As a direct result of the generous Center for Asian Studies Graduate Student Grant, I was able to spend over one month (24th June 2019 to 30th July 2019) in London, UK carrying out archival research in the British Library. I work on the Bengal Famine of 1769-70 so I spent my time examining archival materials from the revenue, commerce, administrative, military and naval Departments of the East India Company. The two broad objectives that I had while carrying out my research there were to find material to supplement the ideas present in my first year research paper as a way to further my research by collecting sufficient material to write my second year research papers. To that effect, some of my important findings and activities were as follows: I recorded significant climate related data from journals of ships visiting Bengal during the famine. I actively sought out and recorded data from the military records which proved to be a great source of information on the economy especially for someone like me who is interested in how the entire economy operated in contrast to just being fixated with the European dominated coastal economy. Despite the destruction of almost all the ship manifests belonging to the British East India Company, I managed to piece together enough material to conclusively determine how much bullion was being exported to India and China (separately) during the second half of the eighteenth century. I also managed to get a hold of the first botanical and zoological survey that was carried out in Bengal during the late eighteenth century. Additionally, I went through substantial anthropometric and correspondence records, hydrological surveys and maps germane to my research interests. In London, I also consulted leading experts in South Asian History and Economic History like Prof. Robert Travers (Cornell University), Prof. Jon Wilson and Prof. Peter J. Marshal (King’s College London), Prof. Mrinalini Sinha (University of Michigan) and Prof. Albrecht Ritschl (London School of Economics and Political Science).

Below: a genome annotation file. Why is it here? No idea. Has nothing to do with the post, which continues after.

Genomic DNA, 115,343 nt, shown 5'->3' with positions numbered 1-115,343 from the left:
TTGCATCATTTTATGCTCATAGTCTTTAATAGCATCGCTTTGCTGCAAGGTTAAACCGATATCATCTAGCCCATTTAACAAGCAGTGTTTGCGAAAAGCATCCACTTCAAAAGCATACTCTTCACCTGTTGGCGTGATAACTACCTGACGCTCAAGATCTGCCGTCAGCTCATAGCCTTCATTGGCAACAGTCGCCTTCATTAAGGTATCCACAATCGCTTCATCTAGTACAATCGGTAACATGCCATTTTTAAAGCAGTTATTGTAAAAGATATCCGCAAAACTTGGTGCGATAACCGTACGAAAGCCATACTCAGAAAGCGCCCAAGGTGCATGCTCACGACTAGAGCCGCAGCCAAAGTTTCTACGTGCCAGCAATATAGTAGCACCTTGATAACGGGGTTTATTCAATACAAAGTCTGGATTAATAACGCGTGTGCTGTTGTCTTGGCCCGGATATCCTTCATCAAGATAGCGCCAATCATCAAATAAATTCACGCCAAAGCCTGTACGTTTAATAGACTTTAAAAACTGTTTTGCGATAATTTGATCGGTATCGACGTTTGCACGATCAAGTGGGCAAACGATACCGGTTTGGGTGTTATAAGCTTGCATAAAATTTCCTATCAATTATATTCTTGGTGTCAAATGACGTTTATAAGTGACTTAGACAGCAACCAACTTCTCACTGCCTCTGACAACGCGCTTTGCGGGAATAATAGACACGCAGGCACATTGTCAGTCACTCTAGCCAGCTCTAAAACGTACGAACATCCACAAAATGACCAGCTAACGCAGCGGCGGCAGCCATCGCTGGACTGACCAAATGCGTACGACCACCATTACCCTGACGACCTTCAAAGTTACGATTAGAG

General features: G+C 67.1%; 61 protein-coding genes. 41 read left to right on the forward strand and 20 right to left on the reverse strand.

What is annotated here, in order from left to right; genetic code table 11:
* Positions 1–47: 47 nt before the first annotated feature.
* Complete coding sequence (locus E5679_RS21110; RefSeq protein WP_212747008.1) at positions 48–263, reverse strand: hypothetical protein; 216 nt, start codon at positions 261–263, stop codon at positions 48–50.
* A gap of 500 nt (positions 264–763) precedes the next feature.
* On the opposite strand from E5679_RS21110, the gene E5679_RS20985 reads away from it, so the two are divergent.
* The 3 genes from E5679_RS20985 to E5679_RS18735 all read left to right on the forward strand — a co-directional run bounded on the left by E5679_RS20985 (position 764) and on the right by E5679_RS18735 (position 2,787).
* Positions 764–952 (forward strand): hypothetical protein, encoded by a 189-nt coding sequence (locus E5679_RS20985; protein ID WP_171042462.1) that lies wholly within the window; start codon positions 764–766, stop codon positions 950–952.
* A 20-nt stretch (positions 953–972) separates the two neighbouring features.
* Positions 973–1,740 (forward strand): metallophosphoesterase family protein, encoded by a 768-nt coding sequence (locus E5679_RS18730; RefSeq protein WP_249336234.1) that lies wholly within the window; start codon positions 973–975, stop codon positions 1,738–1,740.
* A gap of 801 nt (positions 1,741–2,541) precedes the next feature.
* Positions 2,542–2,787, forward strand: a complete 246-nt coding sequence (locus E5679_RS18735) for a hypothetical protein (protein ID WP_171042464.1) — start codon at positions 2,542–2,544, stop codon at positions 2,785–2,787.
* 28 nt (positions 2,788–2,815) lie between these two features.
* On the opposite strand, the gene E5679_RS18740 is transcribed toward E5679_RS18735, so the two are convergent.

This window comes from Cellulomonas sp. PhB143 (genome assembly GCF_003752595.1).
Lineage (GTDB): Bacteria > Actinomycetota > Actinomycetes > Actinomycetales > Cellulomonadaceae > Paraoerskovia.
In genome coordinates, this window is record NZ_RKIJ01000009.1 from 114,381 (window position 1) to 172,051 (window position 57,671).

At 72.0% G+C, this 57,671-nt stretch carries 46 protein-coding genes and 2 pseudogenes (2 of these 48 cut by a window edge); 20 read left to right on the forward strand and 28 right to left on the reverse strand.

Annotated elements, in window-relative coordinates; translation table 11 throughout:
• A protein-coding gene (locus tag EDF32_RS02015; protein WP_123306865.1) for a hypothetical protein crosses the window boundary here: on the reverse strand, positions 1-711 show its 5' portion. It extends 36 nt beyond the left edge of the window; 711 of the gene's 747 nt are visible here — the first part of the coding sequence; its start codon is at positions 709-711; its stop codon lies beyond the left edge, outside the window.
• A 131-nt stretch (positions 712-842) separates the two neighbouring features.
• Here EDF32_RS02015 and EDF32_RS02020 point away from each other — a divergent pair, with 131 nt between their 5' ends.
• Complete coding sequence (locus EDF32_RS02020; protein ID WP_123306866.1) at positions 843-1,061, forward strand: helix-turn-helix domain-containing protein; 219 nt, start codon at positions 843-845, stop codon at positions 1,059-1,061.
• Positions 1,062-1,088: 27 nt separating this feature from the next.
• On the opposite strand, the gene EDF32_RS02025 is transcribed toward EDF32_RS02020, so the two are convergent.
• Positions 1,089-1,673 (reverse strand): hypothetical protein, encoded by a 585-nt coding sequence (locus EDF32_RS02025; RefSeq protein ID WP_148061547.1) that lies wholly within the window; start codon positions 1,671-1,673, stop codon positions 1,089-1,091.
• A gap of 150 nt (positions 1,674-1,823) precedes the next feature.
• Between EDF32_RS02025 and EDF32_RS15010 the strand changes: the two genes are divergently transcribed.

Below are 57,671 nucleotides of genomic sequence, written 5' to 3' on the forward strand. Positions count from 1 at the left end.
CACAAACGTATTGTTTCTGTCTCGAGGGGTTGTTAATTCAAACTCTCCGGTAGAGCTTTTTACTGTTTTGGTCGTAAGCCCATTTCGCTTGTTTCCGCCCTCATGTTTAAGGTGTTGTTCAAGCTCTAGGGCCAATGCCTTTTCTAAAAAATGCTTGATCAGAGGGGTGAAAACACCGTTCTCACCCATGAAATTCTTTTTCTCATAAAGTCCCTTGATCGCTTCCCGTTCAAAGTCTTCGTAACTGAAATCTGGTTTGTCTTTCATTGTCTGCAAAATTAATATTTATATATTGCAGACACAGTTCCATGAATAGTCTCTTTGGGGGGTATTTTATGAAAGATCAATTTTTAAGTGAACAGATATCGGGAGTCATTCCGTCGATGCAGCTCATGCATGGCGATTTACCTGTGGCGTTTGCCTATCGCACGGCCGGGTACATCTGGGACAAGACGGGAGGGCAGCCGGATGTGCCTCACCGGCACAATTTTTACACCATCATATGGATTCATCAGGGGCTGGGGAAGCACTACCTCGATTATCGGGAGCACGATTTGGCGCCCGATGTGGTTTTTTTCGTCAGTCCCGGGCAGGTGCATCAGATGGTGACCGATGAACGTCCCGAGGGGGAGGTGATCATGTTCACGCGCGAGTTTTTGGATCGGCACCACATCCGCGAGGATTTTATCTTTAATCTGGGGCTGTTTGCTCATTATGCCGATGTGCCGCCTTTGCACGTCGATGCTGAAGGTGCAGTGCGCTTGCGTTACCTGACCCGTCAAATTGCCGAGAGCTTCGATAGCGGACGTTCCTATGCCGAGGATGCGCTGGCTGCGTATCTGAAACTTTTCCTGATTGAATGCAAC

Description
Rong Kong
Department of History
01/29/2020

I travelled to mainland China and Taiwan to collect archival documents from June to December 2019. This
was a productive trip for my research. First of all, I found a lot of original records related to my project from both sides of the Taiwan Strait. Given that most of those documents are fragmented in different archives, I examined them in different locations (Jining, Jinan, Shanghai, and Nanjing) instead of staying Qufu as I planned in my proposal. Documents from Jining (the superior city of Qufu), Jinan (the capital city of Shandong province) enable me to explore how the situations in Qufu were reported/understood at the higher-level government. Records in Shanghai and Nanjing archives indicate the continuity and discontinuity of the policies regarding Confucius by the Nationalist Party and Communist Party. Second, the oral project I have conducted during this trip provides additional details and stories to these written records. It is high time to interview those people who experienced the two campaigns respectively when not all of them still keep a good memory in their 70s and 80s (in some cases, 90s). The last but not least, I got the chance to communicate with scholars on two sides of the Taiwan Strait. Their comments and suggestions are very helpful for my understanding of the studies of the Chinese Cultural Revolution and Chinese Renaissance.